Thoughts on “A Skating Life” by Dorothy Hamill

A cover of Time Magazine from shortly before the 1976 Olympics with Hamill on the cover doing a flying entry to a spin. The heading says “Artistry on Ice.”

A friend who has been following my little project suggest I read Dorothy Hamill’s autobiography called “A Skating Life” which was published in 2007, so its a bit dated. Dorothy Hamill is probably the first figure skater who caught my eye as a child. The 1976 Olympics were the first Olympics I remember watching and probably my first real exposure to figure skating. I, like every other kid of the 70’s, got the haircut (sort of, mine never panned out as well as hers did), pretended my white ankle socks were skates, and slid around the linoleum floor making up skating routines to ABBA’s “Dancing Queen.” Shut up, if you were there, you did it, too. Admit it!

She was probably responsible for my starting to skate as a child (after bugging my parents about it for some time.) I remember checking out a library kid picture book about her life, and I didn’t want to give it back so my mom photocopied and stapled together every page of the whole book at her office for me. ¬†Incidentally, my first coach in Omaha was Juli McKinstry, who was of Hamill’s era and placed second to her in the US Nationals back then. McKinstry is mentioned a few times in the book, so that was fun. I still admire Hamill’s skating. She was of the era where compulsory figures counted for up to and over 50% of the score, and hours perfecting those boring figures gave skaters of a previous generation an edge quality speed and control that you just don’t see today.

The book was suggested because it, too, talks about skating as mental health therapy. Hamill and members of her family struggle with depression, and it deals with that. I thought the book did a good job of showing a complex picture of her relationship with her mother. She both appreciates, loves, admires, and resents her mother. She empathizes with her mother’s probable mental health issues, while being honest about how some of her mother’s behavior was very hurtful and damaging. I get a bit annoyed when people are like, ‘my parents are the greatest and they did no wrong!’ because its just not true. Neither is it true (in most cases) that parents were the most terrible, wicked people on earth who are totally and 100% responsible for all your adult problems. Parent/child relationships are complex and nuanced and it was nice to read an honest hashing out of that fact.

Hamill comes from (or came from when she wrote the book) the “chemical imbalance” philosophy in regards to mental illness; specifically depression. This idea was really pushed by the psych community and by pharmaceutical companies in the last couple of decades so it isn’t hard to understand why she came at it from this angle. There is a growing pile of evidence that is pulling away from that theory in the past few years, though.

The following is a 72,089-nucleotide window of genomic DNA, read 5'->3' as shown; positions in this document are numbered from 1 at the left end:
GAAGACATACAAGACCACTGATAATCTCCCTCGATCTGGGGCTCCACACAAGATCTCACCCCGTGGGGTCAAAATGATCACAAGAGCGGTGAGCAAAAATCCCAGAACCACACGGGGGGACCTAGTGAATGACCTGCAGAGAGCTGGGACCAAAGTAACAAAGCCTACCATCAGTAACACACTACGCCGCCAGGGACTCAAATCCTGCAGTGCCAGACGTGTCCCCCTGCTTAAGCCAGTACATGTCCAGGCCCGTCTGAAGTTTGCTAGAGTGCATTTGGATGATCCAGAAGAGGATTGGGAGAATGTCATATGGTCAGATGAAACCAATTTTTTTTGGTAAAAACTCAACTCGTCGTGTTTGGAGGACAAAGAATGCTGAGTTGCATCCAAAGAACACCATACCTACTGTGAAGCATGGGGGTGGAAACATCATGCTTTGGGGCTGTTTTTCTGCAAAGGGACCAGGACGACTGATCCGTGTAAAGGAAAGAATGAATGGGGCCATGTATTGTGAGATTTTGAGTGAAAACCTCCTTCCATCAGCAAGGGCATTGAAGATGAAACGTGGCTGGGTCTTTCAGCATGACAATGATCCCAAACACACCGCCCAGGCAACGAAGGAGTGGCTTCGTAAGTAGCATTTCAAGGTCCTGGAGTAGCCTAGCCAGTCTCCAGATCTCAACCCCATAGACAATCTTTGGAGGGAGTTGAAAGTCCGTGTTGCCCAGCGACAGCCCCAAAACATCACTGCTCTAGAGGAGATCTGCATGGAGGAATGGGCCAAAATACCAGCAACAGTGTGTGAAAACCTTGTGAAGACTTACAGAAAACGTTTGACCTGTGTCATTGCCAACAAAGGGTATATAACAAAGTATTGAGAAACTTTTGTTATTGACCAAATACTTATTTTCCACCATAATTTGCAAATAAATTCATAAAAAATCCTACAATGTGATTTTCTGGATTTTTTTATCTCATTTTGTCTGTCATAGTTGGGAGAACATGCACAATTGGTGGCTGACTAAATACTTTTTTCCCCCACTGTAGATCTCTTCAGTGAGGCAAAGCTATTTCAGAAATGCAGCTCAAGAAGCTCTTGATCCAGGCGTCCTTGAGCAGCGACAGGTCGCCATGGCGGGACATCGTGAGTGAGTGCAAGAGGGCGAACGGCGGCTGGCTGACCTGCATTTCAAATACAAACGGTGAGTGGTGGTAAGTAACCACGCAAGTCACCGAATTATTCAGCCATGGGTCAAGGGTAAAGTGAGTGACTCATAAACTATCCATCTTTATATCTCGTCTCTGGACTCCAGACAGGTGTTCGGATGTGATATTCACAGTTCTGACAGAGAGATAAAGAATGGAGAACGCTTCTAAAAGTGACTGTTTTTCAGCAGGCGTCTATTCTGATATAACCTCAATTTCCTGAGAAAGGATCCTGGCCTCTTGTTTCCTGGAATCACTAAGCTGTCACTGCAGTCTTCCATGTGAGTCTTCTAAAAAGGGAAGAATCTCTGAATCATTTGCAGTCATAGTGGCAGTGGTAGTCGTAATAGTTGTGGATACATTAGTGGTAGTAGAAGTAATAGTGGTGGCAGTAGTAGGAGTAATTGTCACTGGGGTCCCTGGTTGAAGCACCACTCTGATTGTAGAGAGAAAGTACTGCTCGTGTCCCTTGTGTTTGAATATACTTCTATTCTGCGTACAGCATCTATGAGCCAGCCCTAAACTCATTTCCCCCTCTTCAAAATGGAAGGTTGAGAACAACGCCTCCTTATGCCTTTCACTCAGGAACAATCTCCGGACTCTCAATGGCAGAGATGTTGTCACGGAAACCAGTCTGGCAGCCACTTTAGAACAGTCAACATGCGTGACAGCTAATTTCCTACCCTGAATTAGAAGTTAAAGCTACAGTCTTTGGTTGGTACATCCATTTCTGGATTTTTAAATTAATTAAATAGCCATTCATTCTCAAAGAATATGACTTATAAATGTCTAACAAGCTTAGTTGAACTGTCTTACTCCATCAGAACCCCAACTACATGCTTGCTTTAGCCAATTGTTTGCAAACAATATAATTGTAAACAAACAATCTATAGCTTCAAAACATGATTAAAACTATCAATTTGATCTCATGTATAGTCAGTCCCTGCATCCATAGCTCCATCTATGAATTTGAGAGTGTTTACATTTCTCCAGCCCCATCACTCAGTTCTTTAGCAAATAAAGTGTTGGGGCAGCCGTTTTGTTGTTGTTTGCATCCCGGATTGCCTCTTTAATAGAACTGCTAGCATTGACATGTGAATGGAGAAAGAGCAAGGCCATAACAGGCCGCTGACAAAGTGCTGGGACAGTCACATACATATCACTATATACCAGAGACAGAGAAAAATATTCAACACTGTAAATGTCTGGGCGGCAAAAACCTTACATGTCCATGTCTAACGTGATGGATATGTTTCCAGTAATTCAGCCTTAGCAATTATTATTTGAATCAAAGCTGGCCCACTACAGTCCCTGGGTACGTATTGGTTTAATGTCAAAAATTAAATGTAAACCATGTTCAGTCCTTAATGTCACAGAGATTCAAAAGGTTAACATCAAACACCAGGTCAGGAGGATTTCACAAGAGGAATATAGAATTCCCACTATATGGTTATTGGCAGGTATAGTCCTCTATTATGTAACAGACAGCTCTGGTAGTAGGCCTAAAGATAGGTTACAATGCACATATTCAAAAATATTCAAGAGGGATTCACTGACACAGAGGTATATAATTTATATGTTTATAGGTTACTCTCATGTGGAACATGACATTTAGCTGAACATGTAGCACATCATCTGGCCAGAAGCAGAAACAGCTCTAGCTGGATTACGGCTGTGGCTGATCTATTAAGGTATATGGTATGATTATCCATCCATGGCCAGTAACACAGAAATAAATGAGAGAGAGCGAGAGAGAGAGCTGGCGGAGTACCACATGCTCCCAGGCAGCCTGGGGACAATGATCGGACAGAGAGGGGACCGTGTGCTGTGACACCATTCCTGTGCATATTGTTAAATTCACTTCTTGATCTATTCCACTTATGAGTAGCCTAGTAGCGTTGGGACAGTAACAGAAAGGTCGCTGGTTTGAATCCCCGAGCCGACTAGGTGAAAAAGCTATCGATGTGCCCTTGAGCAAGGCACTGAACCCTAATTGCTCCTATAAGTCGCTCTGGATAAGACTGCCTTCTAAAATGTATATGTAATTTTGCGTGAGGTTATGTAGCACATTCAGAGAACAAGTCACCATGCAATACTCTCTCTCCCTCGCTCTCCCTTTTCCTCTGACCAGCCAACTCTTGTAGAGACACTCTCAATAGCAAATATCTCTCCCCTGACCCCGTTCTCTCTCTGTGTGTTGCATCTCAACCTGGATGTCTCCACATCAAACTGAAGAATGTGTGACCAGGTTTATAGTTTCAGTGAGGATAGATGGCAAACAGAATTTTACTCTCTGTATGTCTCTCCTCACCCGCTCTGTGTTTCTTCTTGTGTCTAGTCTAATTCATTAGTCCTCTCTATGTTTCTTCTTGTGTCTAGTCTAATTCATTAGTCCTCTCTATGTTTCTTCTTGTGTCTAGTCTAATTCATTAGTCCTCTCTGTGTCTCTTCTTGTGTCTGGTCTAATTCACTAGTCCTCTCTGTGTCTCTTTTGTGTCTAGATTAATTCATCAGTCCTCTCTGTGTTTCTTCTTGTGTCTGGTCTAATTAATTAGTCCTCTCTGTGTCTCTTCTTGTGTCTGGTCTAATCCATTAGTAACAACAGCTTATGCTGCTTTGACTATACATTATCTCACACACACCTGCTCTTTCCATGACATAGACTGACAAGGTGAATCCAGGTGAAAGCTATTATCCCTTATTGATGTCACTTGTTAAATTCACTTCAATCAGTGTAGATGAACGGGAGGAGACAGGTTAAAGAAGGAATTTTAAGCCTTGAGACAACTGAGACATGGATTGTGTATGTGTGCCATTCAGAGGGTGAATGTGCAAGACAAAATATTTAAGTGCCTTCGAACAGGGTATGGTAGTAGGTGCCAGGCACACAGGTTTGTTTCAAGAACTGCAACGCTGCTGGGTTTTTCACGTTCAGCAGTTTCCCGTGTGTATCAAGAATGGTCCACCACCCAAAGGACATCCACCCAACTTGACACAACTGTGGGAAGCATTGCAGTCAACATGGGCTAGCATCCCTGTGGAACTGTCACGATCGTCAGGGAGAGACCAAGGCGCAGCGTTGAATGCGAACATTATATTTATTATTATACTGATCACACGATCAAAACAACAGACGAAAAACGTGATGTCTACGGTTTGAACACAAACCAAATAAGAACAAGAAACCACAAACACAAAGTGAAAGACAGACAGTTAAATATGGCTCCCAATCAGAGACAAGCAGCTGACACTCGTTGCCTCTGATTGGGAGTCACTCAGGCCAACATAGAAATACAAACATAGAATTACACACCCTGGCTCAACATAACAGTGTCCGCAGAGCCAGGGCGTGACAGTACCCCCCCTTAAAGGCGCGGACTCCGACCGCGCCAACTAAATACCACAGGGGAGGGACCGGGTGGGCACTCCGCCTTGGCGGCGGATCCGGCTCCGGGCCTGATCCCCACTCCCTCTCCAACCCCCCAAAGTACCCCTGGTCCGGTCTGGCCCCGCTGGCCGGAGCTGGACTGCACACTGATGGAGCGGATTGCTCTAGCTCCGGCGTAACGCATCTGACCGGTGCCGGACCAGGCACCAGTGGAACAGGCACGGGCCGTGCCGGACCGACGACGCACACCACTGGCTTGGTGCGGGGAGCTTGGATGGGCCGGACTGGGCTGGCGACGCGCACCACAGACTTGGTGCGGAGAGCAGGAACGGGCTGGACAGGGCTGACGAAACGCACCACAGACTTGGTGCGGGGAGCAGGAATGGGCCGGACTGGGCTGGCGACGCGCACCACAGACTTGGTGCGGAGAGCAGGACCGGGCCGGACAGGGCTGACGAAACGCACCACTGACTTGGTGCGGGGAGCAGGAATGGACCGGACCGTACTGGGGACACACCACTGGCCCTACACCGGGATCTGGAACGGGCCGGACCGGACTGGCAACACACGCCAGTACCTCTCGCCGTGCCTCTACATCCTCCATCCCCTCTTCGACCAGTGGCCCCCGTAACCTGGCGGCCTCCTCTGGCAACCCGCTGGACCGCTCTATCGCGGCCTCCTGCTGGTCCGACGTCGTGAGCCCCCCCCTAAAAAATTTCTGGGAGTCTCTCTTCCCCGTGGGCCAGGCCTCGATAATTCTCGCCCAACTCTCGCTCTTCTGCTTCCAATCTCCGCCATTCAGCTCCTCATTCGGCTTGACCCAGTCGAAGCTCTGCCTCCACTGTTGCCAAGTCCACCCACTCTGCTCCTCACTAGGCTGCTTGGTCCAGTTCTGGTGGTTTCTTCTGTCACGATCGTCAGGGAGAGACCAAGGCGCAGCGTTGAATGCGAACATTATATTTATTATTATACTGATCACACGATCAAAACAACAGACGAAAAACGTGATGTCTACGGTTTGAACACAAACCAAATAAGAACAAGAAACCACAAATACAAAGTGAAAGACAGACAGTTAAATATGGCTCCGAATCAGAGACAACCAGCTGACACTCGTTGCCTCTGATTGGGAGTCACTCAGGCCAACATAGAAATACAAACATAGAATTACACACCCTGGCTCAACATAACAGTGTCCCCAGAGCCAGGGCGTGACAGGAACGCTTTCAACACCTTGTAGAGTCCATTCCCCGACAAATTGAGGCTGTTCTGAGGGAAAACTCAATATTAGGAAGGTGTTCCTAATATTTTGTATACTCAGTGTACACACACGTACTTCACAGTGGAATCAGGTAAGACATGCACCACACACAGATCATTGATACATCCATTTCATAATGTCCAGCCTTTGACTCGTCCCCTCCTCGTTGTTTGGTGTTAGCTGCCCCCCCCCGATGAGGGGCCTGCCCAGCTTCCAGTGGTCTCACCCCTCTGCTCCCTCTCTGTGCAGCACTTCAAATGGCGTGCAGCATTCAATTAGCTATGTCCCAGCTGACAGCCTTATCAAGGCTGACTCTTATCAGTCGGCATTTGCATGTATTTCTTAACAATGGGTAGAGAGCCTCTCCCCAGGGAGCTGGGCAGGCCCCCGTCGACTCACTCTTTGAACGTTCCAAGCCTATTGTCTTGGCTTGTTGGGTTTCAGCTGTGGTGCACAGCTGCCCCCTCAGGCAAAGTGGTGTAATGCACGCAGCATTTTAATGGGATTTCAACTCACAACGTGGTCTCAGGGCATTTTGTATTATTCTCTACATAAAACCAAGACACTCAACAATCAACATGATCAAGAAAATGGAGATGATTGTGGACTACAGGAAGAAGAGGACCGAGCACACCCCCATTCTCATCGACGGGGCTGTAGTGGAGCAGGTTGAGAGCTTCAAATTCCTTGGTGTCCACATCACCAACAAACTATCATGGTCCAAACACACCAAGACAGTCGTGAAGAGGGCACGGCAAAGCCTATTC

A disclaimer: This isn’t me saying Dorothy is all wrong about this and I’m right. This is just my thoughts and confusion over this issue. I do not claim to be an expert nor to even be well-read and up on the latest research.

But here is the deal: I have always wondered why everything can be blamed on a chemical imbalance when sometimes bad shit happens in life (either single traumatic events, or a series of events or a pervasive issue). I mean, bad stuff happens and it makes you depressed sometimes. If we always say if you are ever depressed it is a chemical imbalance, it seems a nice easy way to have an excuse to buy a pill and not change anything in your life.

In the book, Hamill describes a summer of debilitating depression where she had suicidal thoughts and laid on her parents couch for weeks and couldn’t get up. This is when she seemed to figure out that she had a hereditary chemical imbalance that was causing her depression. Okay. But also, in a very short period of time (its hard to tell the exact timeline, but it seemed to be in just a couple of years) she divorced her “love of her life” and then he tragically died in a plane crash, she got married and had a baby, her new husband started mooching off her and she was paying for everything, then he got her involved in a bad deal and she lost all her money, a job she loved, and had to declare bankruptcy, and like, at the EXACT same time, she found out that he was having multiple affairs on her. It was at this point, that she took her young daughter, became a single mom and got depressed on her parents couch.

Well, Yeah. After all that, you are SUPPOSED to lay on the coach and not be able to get up.

In terms of her mother, she felt like her parents drank a lot to self-medicate, and that meant that they also had a chemical imbalance. Again, I think lots of people have vices to avoid dealing with their problems. (Actually, I think we all have vices to get through the day. Its part of being human. Its just that some are MUCH more self-destructive than others. We all have to choose one or two, but we must choose wisely.)